Get Inspired: The right equipment for Hiking & Rambling
If you enjoy the great outdoors, there is no better way of experiencing the countryside than at your own pace through hiking or rambling.
Being at the mercy of the elements can be both exhilarating and medicinal as you feel the stress of the week melt away, but it can also be risky if you don't have the right equipment.
Take the worry out of walking by reading through our checklist of hiking advice.
To find out out more about the benefits of walking, and to find other styles to suit you, see the Get Inspired guide to walking. To get ready for your outdoor adventure, read on.
Remember the mantra - Layer, layer, layer.
A thin layer of wool or man-made fibre next to the skin to 'wick' moisture away from your skin. On top of this a mid-weight or heavier layer for insulation. Wind protection should be a lightweight wind-shell. Always carry a good breathable waterproof jacket with hood and trousers. And don't forget a hat - even in the summer! Gloves - depends on the season, but keep them handy just in case.
Good footwear is essential
Never buy new boots just before you start!
You need lightweight boots, trail walking shoes or fell running/walking shoes for the easy bits and slightly heavier, more supportive waterproof boots for the wet days.
If you can't use two sets of boots then go for the mid-weight boots and make sure you dry them thoroughly each night. Oh, and change your socks regularly - always keep a spare pair in your backpack.
It's essential to have good map-reading skills and to be able to navigate accurately with a compass.
If it's been a while since you did this then get out and practise. Handheld GPS devies are much cheaper now and are easy to use - but you do have to learn how to use them and also to practise. To use a GPS safely you need to apply normal hill navigation skills to the GPS or you could end up trying to walk directly up a cliff, over a cliff or across a river.
Smart phones work well in some areas and you can use the GPS apps with no problem - but remember there could be big sections of the walk with no signal so don't rely on your mobile or map apps.
Carry a first aid kit and know how to use it. There is no point in taking a huge one. A few sensible essentials are:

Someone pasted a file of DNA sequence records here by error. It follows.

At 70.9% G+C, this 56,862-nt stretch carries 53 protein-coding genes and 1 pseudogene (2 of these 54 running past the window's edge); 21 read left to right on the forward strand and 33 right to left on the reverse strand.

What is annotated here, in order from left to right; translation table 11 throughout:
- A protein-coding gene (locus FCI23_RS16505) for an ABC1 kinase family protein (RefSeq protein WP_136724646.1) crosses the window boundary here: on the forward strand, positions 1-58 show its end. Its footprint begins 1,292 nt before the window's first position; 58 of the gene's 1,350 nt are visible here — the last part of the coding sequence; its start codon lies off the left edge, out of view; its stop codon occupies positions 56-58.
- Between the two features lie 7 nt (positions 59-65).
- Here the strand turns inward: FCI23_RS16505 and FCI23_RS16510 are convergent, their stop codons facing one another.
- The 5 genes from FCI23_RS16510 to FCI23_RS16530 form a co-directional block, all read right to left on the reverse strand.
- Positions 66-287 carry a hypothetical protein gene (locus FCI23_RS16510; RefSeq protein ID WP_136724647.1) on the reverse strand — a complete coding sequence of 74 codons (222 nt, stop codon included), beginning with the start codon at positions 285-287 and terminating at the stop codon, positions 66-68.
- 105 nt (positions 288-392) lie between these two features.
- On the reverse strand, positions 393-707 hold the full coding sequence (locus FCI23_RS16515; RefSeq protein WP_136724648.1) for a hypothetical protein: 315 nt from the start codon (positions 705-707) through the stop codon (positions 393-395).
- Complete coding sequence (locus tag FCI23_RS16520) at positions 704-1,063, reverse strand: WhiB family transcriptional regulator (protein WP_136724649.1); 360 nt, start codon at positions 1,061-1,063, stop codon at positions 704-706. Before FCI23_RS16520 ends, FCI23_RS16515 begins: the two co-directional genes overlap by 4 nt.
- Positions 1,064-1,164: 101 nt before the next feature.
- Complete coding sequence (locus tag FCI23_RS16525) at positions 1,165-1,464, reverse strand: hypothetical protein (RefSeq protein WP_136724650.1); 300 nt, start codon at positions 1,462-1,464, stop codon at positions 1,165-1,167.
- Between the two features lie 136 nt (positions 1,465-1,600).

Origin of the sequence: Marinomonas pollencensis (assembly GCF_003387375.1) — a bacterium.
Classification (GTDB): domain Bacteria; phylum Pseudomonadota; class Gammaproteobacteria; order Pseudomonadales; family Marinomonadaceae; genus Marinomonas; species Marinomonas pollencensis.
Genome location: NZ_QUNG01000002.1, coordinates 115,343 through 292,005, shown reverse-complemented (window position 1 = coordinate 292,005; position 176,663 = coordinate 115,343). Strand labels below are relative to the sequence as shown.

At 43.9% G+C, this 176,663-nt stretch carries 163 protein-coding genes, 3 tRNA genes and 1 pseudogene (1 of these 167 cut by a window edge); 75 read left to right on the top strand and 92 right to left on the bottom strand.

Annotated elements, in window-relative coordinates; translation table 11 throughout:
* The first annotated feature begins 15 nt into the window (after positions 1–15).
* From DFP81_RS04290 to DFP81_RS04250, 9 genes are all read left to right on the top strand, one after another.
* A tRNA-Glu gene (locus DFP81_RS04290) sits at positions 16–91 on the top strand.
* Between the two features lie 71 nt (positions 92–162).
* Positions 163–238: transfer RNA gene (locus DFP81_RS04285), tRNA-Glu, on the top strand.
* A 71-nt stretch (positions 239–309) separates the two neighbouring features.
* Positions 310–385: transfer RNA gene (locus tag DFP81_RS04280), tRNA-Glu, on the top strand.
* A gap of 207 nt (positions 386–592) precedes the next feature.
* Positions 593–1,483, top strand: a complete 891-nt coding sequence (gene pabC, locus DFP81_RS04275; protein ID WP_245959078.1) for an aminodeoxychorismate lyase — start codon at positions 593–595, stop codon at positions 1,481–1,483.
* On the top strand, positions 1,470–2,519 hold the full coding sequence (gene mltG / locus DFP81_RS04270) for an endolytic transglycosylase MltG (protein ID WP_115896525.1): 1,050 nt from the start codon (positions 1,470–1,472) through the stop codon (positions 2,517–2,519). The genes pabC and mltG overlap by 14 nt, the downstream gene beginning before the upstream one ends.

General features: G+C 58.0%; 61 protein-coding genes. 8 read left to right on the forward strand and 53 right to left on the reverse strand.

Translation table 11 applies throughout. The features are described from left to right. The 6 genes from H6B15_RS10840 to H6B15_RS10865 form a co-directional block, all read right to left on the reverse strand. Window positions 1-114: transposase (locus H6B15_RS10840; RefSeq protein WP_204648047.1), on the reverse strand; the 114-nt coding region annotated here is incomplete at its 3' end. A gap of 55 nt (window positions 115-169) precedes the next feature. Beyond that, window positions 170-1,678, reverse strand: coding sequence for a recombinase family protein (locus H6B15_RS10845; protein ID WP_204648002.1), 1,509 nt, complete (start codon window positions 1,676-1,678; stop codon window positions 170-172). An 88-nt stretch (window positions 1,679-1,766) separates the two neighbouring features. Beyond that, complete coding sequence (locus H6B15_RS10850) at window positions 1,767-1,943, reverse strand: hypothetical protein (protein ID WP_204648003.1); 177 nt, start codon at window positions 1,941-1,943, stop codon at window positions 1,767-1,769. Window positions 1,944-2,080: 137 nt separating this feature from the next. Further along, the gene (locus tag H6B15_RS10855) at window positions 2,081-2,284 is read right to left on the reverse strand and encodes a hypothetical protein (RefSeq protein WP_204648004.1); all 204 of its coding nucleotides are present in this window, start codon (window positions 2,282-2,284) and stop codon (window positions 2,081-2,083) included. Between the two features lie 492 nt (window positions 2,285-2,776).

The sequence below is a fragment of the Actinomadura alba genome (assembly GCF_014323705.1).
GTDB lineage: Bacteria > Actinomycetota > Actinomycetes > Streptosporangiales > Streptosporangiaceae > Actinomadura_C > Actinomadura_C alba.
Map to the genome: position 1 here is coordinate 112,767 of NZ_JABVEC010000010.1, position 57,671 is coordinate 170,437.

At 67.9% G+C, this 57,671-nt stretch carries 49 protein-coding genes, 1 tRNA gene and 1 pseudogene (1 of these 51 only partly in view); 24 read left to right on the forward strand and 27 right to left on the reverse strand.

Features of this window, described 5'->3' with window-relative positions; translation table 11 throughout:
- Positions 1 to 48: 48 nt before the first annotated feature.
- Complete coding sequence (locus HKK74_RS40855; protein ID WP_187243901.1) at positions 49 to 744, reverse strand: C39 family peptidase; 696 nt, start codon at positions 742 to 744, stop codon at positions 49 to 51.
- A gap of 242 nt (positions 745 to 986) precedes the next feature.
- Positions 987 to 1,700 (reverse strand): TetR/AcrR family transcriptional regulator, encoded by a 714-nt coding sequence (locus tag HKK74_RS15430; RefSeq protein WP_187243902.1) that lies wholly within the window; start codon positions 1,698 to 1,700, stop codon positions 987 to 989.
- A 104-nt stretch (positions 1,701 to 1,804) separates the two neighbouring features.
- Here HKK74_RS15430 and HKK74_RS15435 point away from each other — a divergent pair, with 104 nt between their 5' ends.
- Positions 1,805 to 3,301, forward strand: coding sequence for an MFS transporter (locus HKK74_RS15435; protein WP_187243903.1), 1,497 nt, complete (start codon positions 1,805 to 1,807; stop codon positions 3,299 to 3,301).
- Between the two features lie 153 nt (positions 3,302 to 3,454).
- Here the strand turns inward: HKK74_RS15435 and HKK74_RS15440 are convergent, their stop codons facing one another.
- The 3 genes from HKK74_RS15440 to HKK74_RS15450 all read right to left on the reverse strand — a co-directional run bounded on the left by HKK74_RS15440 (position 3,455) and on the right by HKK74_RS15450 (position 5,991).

- Blister Plasters - the very best things for blisters
- Band-aids of various sizes
- Antiseptic cream
- Painkillers - aspirin, ibuprofen, paracetamol
- Strapping tape for sprains and to hold down those band aids that won't stick
- Any regularly taken medication
It's a good idea to let someone know that you have gone on your hike, and tell them where you started the walk and where you intend to walk to.
Mobile phones work well for sections of the walk, but there are long areas without any signal. So do carry a phone but don't rely on it too much. A battery pack charger or a second phone saves you being out of battery when you really need to make a call.
Don't carry too much. Remember that weight is not your friend!
Always carry a compass, map, headlamp and multi-purpose knife, but leave anything heavy at home. And don't forget to bring some water to keep you hydrated and some snacks for energy.
If you are going on a long hike that could take more than a day, it might be a good idea to use a baggage carry services. Walking trails like the Pennine Way are used to ramblers and this kind of service is widely used. When you leave the B&B your overnight bags are delivered to your next stop which means that you walk each day just with a small pack.
Are you inspired to try walking? Or maybe you are a keen enthusiast already?
See our full list of activity guides for more inspiration.